Evaluation of the Multi-Family Pilot Project

In the fall of 1984 Minnegasco and the Minneapolis Energy Office (MEO) initiated the Multifamily Pilot Project (MFPP) to demonstrate the effectiveness of an energy conservation installation program for multifamily buildings. While a Minnegasco sponsored energy audit service has been available for 5 plus multifamily buildings owners through MEO since 1982, the MFPP was the first attempt to incorporate the installation of recommended retrofits into that service. This approach was expected to produce the highest implementation of needed conservation measures and hence save the most
energy.

The goal of the MFPP was to install outdoor reset and cutout controls in up to 50 hot water multizone buildings with cast iron boilers and to install a steam balancing control system developed by MEO in up to 50 single pipe steam heated buildings. Since the steam control system was a recent development a further purpose of the project was to refine steam balancing technology. Mechanical system improvements were the focus in the MFPP because in general they have much faster paybacks than structural retrofits in multifamily buildings and because they are much more likely to be affordable to owners without deep subsidies. In addition to this work, all buildings with showers were eligible for low flow showerheads.

Participants in the MFPP were owners of multifamily buildings who either had previously received an energy audit with the specific recommendations targeted for this project or were in the process of receiving such an audit. Of previously audited building owners who were contacted, only about 28% had completed the targeted recommendations on their own. An additional 48% completed the work as a result of the MFPP. The total number of original participants in the project was 57 of which 19 were hot water multizone buildings and 38 were single pipe steam buildings. Of the 19 hot water buildings, 18 reset and cutout installations were successfully completed. Of the 38 steam buildings, 29 had successful installations of steam balancing control systems.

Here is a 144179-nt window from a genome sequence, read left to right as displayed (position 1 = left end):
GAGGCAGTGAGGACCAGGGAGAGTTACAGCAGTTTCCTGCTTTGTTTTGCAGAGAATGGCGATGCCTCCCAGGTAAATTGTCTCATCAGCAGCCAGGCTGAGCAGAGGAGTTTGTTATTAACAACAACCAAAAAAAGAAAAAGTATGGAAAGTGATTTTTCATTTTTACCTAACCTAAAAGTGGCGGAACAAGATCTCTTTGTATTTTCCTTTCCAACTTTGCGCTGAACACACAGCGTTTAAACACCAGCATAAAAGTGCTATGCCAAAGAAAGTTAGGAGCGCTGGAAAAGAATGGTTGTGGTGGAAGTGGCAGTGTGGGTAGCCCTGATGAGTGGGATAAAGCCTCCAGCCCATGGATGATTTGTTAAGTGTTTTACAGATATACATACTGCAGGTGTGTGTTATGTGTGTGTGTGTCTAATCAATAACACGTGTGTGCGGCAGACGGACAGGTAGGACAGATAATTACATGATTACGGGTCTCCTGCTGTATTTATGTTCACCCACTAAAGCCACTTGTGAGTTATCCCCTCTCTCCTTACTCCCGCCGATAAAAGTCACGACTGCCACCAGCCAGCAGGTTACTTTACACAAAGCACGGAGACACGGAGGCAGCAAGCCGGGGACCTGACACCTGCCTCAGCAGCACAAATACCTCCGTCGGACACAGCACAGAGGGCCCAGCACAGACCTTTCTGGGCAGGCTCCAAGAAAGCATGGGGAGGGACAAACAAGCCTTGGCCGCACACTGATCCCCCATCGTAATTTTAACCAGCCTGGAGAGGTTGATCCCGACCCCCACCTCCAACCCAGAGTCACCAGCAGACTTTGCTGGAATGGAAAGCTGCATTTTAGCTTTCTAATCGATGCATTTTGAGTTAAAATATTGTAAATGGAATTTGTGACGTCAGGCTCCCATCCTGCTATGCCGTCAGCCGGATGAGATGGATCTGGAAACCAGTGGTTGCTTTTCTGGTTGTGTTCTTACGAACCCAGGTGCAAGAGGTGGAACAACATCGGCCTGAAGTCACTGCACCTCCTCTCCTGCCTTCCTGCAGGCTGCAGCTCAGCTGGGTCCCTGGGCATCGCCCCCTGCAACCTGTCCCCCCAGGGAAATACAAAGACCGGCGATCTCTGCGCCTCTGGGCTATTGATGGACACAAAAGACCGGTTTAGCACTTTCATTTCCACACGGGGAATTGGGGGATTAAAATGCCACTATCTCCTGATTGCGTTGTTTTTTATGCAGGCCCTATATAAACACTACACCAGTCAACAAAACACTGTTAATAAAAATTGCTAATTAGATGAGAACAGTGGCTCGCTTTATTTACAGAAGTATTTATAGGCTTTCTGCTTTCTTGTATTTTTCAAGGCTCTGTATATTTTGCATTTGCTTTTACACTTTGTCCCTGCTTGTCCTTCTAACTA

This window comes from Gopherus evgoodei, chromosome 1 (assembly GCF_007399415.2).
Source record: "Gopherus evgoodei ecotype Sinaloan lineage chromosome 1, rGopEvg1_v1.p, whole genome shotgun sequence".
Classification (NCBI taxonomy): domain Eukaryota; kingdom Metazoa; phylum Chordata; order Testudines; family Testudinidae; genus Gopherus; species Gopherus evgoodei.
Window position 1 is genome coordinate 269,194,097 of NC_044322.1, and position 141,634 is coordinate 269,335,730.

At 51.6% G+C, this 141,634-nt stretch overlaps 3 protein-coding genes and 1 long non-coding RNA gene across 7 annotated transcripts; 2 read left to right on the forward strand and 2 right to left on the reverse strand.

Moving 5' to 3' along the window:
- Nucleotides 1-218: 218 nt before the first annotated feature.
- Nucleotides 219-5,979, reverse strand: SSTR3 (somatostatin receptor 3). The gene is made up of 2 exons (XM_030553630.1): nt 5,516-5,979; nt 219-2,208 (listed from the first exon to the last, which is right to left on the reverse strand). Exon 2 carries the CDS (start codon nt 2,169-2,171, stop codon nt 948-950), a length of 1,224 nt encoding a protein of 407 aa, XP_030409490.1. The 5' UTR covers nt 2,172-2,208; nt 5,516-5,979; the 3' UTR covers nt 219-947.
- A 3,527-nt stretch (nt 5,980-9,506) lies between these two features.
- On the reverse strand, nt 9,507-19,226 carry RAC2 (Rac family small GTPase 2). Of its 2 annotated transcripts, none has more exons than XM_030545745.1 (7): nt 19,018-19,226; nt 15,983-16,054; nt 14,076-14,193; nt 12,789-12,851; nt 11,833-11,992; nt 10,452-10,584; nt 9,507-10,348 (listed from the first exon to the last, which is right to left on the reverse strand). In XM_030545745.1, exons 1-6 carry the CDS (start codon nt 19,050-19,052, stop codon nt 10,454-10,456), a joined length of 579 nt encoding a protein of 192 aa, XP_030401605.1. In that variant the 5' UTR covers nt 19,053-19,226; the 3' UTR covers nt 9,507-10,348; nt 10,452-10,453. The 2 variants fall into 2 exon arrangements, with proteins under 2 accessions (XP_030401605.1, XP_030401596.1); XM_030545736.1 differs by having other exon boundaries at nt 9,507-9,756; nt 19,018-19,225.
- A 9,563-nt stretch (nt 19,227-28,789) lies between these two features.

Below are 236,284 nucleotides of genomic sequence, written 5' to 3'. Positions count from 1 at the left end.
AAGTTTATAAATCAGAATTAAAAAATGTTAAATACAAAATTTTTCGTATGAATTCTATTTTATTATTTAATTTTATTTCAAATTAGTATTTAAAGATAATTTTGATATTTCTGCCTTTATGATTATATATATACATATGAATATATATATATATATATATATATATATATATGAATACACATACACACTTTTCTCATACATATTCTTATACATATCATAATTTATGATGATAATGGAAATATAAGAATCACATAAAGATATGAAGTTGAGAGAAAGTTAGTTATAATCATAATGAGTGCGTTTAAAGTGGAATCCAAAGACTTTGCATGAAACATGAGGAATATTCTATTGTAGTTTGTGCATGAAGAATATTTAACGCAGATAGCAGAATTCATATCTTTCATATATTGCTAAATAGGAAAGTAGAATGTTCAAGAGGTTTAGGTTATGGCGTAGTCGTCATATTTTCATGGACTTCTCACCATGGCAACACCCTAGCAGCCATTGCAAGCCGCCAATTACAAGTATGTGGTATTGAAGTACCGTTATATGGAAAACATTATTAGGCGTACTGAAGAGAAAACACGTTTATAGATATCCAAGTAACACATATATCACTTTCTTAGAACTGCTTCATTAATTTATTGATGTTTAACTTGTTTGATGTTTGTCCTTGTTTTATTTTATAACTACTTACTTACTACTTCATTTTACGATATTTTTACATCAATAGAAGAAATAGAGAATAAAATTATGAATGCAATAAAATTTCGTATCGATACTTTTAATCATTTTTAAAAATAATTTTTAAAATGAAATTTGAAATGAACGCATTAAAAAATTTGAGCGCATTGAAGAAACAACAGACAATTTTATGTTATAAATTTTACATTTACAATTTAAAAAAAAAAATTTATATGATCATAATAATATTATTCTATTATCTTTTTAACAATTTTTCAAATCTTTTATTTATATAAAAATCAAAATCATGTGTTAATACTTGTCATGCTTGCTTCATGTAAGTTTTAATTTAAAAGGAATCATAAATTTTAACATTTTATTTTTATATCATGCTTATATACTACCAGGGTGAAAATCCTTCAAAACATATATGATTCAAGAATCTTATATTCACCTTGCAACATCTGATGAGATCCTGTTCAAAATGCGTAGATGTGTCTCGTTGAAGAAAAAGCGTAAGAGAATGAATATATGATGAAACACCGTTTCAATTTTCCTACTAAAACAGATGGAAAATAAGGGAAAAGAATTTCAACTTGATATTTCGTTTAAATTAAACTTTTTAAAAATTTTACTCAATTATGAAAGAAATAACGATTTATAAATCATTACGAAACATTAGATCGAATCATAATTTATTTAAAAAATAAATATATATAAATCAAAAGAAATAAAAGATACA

Gas consumption before and after the installations was analyzed to determine savings in 8 of the hot water buildings and 13 of the steam buildings. Overall savings for the reset and cutout installations was 9%. The average cost of installing these measures in the 8 buildings was $615 per building and the median payback for the analyzed group was 1.9 years. Average savings among the 13 steam buildings analyzed was 10%. The average cost of the retrofit for the 13 cases was $1150 per building with a median payback of 1.3 years.

Future implementation of a reset/cutout installation program is straightforward. The device works well, is a known technology and offers owners a good return on investment. As a result, MEO is now offering a special Minnegasco sponsored program to hot water multizone building owners which includes a seminar, energy audit and installation program. Future analysis and field work is also planned to resolve technical issues around techniques for determining the ideal reset ratio for each building.

A successful steam balancing strategy was developed, tested and shown to be quite effective, but a program for future implementation of steam balancing controls is not as straightforward. Such a program should offer a comprehensive audit, thorough specifications and a follow-up balancing service. Ideally, there should also be active owner/caretaker participation in the balancing process. Through the 1986-87 heating season Minnegasco and ME0 will be offering a steam balancing service on a limited basis to determine the specific implementation details of a program that can then be actively marketed by the Fall of 1987.

During the course of the MFPP many problems were encountered and solved. The experience gained as a result of this pilot is an irreplaceable contribution to Minnegasco's ability to offer multifamily building owners reliable information, services and programs that will reduce energy consumption in the future.

Full Report (PDF)
Evaluation of the Multi-Family Project